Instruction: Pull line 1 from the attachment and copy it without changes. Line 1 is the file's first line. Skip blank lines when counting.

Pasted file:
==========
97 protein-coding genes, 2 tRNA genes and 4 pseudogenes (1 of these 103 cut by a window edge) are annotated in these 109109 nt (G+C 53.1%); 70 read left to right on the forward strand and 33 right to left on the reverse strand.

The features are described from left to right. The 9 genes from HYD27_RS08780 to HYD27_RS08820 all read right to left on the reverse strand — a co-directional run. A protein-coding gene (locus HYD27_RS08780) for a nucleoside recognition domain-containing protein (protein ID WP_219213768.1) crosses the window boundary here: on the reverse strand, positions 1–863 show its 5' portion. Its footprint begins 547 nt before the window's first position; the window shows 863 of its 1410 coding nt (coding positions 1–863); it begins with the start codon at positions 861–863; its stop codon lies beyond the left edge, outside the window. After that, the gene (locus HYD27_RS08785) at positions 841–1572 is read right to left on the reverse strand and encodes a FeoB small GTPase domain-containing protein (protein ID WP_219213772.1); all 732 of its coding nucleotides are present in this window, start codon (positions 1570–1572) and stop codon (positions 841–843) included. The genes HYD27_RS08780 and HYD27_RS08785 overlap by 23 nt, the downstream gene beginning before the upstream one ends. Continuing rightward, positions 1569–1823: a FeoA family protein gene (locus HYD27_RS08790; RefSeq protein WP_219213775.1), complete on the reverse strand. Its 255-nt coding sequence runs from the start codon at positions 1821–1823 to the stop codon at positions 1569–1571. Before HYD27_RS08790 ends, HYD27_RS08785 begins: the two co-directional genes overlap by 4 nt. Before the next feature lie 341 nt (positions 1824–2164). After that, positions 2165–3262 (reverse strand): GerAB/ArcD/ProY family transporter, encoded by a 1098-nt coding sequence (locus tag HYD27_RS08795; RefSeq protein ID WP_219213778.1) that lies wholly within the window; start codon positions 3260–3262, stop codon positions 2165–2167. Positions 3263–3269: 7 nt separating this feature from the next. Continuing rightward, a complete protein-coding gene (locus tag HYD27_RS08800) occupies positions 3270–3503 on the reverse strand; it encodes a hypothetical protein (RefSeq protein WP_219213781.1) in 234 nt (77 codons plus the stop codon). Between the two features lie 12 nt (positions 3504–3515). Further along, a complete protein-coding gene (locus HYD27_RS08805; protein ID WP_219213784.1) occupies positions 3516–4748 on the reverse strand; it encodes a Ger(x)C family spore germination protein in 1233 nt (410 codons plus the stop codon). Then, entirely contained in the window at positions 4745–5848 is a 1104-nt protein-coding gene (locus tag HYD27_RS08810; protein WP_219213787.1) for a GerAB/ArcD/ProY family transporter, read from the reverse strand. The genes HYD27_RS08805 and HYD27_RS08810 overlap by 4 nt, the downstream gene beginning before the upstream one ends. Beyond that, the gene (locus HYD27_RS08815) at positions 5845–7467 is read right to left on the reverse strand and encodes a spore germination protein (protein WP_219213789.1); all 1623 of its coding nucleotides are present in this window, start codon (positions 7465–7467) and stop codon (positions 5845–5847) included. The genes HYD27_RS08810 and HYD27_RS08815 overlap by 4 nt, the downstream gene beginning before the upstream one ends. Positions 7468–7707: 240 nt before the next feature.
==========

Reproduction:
97 protein-coding genes, 2 tRNA genes and 4 pseudogenes (1 of these 103 cut by a window edge) are annotated in these 109109 nt (G+C 53.1%); 70 read left to right on the forward strand and 33 right to left on the reverse strand.